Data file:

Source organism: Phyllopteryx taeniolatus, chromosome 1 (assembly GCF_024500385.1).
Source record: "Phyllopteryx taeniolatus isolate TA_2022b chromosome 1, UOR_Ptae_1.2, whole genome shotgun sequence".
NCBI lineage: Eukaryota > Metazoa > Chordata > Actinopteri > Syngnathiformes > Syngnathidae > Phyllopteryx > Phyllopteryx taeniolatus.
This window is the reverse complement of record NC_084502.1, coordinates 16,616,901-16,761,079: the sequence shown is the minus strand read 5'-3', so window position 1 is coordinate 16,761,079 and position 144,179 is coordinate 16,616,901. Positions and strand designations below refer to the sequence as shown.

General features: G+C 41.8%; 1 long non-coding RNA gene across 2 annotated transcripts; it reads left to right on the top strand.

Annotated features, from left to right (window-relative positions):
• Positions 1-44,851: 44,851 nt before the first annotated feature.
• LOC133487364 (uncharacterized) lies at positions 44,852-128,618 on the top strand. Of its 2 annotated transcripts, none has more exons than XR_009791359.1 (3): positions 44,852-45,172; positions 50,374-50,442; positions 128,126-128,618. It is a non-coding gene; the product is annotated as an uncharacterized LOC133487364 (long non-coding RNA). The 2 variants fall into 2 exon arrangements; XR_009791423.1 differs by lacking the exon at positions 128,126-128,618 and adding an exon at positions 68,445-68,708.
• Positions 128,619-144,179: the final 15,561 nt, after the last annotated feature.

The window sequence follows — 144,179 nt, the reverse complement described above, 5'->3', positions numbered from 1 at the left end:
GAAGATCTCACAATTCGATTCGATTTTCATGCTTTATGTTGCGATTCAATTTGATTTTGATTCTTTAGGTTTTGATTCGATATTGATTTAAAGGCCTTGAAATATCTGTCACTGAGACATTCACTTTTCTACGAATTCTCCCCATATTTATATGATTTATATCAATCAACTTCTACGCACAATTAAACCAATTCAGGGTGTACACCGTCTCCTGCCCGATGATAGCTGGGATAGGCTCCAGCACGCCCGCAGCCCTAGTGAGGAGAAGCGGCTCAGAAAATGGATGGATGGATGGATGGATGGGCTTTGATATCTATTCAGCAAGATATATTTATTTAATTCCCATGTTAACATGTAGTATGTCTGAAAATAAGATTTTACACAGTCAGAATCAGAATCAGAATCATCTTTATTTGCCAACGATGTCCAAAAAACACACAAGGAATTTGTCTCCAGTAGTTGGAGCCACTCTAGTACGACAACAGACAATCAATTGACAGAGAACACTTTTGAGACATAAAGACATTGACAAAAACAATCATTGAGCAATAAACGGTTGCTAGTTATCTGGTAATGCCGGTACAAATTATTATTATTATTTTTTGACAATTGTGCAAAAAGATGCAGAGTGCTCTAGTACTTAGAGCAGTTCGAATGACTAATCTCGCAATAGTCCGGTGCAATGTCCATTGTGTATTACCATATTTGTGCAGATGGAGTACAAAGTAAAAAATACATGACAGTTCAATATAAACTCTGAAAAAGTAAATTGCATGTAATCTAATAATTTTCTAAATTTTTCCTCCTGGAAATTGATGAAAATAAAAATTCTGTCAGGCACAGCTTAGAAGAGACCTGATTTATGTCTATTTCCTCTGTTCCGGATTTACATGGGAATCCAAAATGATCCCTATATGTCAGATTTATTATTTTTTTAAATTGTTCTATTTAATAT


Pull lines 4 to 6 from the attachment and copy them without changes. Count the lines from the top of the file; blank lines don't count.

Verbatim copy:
This window is the reverse complement of record NC_084502.1, coordinates 16,616,901-16,761,079: the sequence shown is the minus strand read 5'-3', so window position 1 is coordinate 16,761,079 and position 144,179 is coordinate 16,616,901. Positions and strand designations below refer to the sequence as shown.

General features: G+C 41.8%; 1 long non-coding RNA gene across 2 annotated transcripts; it reads left to right on the top strand.

Annotated features, from left to right (window-relative positions):